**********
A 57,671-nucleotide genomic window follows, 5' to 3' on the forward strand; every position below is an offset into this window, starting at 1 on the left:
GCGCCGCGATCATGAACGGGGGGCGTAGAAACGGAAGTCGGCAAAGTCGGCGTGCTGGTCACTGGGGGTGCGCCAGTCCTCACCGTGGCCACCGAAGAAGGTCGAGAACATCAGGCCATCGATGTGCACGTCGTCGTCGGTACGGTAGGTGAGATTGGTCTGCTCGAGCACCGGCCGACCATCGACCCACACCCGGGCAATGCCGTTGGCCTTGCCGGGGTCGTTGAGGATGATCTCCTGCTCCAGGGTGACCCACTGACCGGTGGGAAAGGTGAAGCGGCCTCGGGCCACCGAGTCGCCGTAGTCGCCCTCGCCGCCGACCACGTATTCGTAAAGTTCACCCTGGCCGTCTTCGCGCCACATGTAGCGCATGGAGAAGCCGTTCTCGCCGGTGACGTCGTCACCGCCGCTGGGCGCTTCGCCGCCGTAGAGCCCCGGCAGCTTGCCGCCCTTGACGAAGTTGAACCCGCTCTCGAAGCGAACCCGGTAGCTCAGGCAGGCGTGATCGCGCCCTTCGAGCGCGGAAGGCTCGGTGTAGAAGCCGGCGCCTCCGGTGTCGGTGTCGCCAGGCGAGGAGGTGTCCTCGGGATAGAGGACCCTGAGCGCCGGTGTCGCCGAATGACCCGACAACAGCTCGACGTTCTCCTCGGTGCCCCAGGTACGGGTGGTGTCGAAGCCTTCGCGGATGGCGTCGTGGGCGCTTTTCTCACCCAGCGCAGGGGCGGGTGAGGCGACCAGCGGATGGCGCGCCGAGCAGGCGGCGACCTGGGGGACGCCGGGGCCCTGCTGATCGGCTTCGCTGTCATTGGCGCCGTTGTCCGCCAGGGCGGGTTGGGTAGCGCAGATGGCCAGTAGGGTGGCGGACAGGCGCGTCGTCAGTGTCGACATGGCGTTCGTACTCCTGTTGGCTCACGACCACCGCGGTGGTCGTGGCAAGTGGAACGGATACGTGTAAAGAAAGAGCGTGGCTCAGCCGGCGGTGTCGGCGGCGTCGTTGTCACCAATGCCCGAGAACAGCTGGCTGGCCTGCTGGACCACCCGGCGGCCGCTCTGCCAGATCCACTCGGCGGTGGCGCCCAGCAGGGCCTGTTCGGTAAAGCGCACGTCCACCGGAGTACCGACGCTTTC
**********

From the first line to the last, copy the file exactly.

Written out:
A 57,671-nucleotide genomic window follows, 5' to 3' on the forward strand; every position below is an offset into this window, starting at 1 on the left:
GCGCCGCGATCATGAACGGGGGGCGTAGAAACGGAAGTCGGCAAAGTCGGCGTGCTGGTCACTGGGGGTGCGCCAGTCCTCACCGTGGCCACCGAAGAAGGTCGAGAACATCAGGCCATCGATGTGCACGTCGTCGTCGGTACGGTAGGTGAGATTGGTCTGCTCGAGCACCGGCCGACCATCGACCCACACCCGGGCAATGCCGTTGGCCTTGCCGGGGTCGTTGAGGATGATCTCCTGCTCCAGGGTGACCCACTGACCGGTGGGAAAGGTGAAGCGGCCTCGGGCCACCGAGTCGCCGTAGTCGCCCTCGCCGCCGACCACGTATTCGTAAAGTTCACCCTGGCCGTCTTCGCGCCACATGTAGCGCATGGAGAAGCCGTTCTCGCCGGTGACGTCGTCACCGCCGCTGGGCGCTTCGCCGCCGTAGAGCCCCGGCAGCTTGCCGCCCTTGACGAAGTTGAACCCGCTCTCGAAGCGAACCCGGTAGCTCAGGCAGGCGTGATCGCGCCCTTCGAGCGCGGAAGGCTCGGTGTAGAAGCCGGCGCCTCCGGTGTCGGTGTCGCCAGGCGAGGAGGTGTCCTCGGGATAGAGGACCCTGAGCGCCGGTGTCGCCGAATGACCCGACAACAGCTCGACGTTCTCCTCGGTGCCCCAGGTACGGGTGGTGTCGAAGCCTTCGCGGATGGCGTCGTGGGCGCTTTTCTCACCCAGCGCAGGGGCGGGTGAGGCGACCAGCGGATGGCGCGCCGAGCAGGCGGCGACCTGGGGGACGCCGGGGCCCTGCTGATCGGCTTCGCTGTCATTGGCGCCGTTGTCCGCCAGGGCGGGTTGGGTAGCGCAGATGGCCAGTAGGGTGGCGGACAGGCGCGTCGTCAGTGTCGACATGGCGTTCGTACTCCTGTTGGCTCACGACCACCGCGGTGGTCGTGGCAAGTGGAACGGATACGTGTAAAGAAAGAGCGTGGCTCAGCCGGCGGTGTCGGCGGCGTCGTTGTCACCAATGCCCGAGAACAGCTGGCTGGCCTGCTGGACCACCCGGCGGCCGCTCTGCCAGATCCACTCGGCGGTGGCGCCCAGCAGGGCCTGTTCGGTAAAGCGCACGTCCACCGGAGTACCGACGCTTTC